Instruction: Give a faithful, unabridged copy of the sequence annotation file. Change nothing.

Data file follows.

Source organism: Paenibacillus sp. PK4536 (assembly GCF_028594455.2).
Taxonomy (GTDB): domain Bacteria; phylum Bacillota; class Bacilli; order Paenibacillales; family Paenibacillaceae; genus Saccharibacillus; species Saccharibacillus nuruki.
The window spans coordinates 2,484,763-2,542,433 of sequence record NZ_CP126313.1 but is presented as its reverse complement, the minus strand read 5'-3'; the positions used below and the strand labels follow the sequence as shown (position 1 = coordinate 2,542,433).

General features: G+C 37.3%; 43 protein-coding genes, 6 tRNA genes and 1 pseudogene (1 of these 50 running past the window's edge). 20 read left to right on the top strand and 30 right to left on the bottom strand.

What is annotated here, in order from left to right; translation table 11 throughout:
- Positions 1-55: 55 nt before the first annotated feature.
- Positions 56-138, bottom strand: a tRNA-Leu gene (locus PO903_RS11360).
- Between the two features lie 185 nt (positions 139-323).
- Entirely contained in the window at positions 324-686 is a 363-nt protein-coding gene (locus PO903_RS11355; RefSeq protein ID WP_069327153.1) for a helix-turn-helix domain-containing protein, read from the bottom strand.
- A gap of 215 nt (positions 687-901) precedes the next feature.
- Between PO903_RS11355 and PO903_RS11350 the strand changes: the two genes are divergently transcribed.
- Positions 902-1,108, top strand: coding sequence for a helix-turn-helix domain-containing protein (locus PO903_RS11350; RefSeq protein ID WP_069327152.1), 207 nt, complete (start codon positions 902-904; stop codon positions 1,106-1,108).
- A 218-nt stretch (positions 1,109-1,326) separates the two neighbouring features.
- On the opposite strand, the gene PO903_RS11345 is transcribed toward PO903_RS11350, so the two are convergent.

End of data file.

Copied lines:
Source organism: Paenibacillus sp. PK4536 (assembly GCF_028594455.2).
Taxonomy (GTDB): domain Bacteria; phylum Bacillota; class Bacilli; order Paenibacillales; family Paenibacillaceae; genus Saccharibacillus; species Saccharibacillus nuruki.
The window spans coordinates 2,484,763-2,542,433 of sequence record NZ_CP126313.1 but is presented as its reverse complement, the minus strand read 5'-3'; the positions used below and the strand labels follow the sequence as shown (position 1 = coordinate 2,542,433).

General features: G+C 37.3%; 43 protein-coding genes, 6 tRNA genes and 1 pseudogene (1 of these 50 running past the window's edge). 20 read left to right on the top strand and 30 right to left on the bottom strand.

What is annotated here, in order from left to right; translation table 11 throughout:
- Positions 1-55: 55 nt before the first annotated feature.
- Positions 56-138, bottom strand: a tRNA-Leu gene (locus PO903_RS11360).
- Between the two features lie 185 nt (positions 139-323).
- Entirely contained in the window at positions 324-686 is a 363-nt protein-coding gene (locus PO903_RS11355; RefSeq protein ID WP_069327153.1) for a helix-turn-helix domain-containing protein, read from the bottom strand.
- A gap of 215 nt (positions 687-901) precedes the next feature.
- Between PO903_RS11355 and PO903_RS11350 the strand changes: the two genes are divergently transcribed.
- Positions 902-1,108, top strand: coding sequence for a helix-turn-helix domain-containing protein (locus PO903_RS11350; RefSeq protein ID WP_069327152.1), 207 nt, complete (start codon positions 902-904; stop codon positions 1,106-1,108).
- A 218-nt stretch (positions 1,109-1,326) separates the two neighbouring features.
- On the opposite strand, the gene PO903_RS11345 is transcribed toward PO903_RS11350, so the two are convergent.